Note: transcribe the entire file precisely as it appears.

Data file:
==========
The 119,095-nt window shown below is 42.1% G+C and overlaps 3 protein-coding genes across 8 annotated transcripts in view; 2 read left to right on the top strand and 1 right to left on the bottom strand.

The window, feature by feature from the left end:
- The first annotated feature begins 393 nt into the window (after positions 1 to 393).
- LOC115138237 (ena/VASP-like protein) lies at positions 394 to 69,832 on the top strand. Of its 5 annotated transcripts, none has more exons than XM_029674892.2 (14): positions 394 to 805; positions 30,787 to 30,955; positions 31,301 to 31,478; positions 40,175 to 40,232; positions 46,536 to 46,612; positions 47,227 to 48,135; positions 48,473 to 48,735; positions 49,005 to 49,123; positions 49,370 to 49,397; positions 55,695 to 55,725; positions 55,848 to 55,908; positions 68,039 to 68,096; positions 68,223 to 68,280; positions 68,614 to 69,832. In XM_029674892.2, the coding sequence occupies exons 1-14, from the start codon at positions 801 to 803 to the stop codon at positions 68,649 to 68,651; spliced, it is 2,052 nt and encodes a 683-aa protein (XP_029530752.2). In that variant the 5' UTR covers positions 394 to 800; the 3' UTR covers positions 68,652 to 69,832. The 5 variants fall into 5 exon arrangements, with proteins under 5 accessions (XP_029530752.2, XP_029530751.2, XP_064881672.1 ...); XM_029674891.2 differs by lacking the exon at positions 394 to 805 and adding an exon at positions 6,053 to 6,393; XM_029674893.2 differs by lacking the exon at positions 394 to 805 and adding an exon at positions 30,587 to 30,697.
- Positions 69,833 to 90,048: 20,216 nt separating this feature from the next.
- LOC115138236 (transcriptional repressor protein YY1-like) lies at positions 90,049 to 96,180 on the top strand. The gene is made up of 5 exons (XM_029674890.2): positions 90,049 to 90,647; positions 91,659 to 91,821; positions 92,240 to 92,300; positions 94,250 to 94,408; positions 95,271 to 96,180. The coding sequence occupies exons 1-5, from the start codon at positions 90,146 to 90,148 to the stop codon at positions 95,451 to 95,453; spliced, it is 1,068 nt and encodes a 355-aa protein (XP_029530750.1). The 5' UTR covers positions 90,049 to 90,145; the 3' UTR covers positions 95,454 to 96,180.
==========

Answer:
The 119,095-nt window shown below is 42.1% G+C and overlaps 3 protein-coding genes across 8 annotated transcripts in view; 2 read left to right on the top strand and 1 right to left on the bottom strand.

The window, feature by feature from the left end:
- The first annotated feature begins 393 nt into the window (after positions 1 to 393).
- LOC115138237 (ena/VASP-like protein) lies at positions 394 to 69,832 on the top strand. Of its 5 annotated transcripts, none has more exons than XM_029674892.2 (14): positions 394 to 805; positions 30,787 to 30,955; positions 31,301 to 31,478; positions 40,175 to 40,232; positions 46,536 to 46,612; positions 47,227 to 48,135; positions 48,473 to 48,735; positions 49,005 to 49,123; positions 49,370 to 49,397; positions 55,695 to 55,725; positions 55,848 to 55,908; positions 68,039 to 68,096; positions 68,223 to 68,280; positions 68,614 to 69,832. In XM_029674892.2, the coding sequence occupies exons 1-14, from the start codon at positions 801 to 803 to the stop codon at positions 68,649 to 68,651; spliced, it is 2,052 nt and encodes a 683-aa protein (XP_029530752.2). In that variant the 5' UTR covers positions 394 to 800; the 3' UTR covers positions 68,652 to 69,832. The 5 variants fall into 5 exon arrangements, with proteins under 5 accessions (XP_029530752.2, XP_029530751.2, XP_064881672.1 ...); XM_029674891.2 differs by lacking the exon at positions 394 to 805 and adding an exon at positions 6,053 to 6,393; XM_029674893.2 differs by lacking the exon at positions 394 to 805 and adding an exon at positions 30,587 to 30,697.
- Positions 69,833 to 90,048: 20,216 nt separating this feature from the next.
- LOC115138236 (transcriptional repressor protein YY1-like) lies at positions 90,049 to 96,180 on the top strand. The gene is made up of 5 exons (XM_029674890.2): positions 90,049 to 90,647; positions 91,659 to 91,821; positions 92,240 to 92,300; positions 94,250 to 94,408; positions 95,271 to 96,180. The coding sequence occupies exons 1-5, from the start codon at positions 90,146 to 90,148 to the stop codon at positions 95,451 to 95,453; spliced, it is 1,068 nt and encodes a 355-aa protein (XP_029530750.1). The 5' UTR covers positions 90,049 to 90,145; the 3' UTR covers positions 95,454 to 96,180.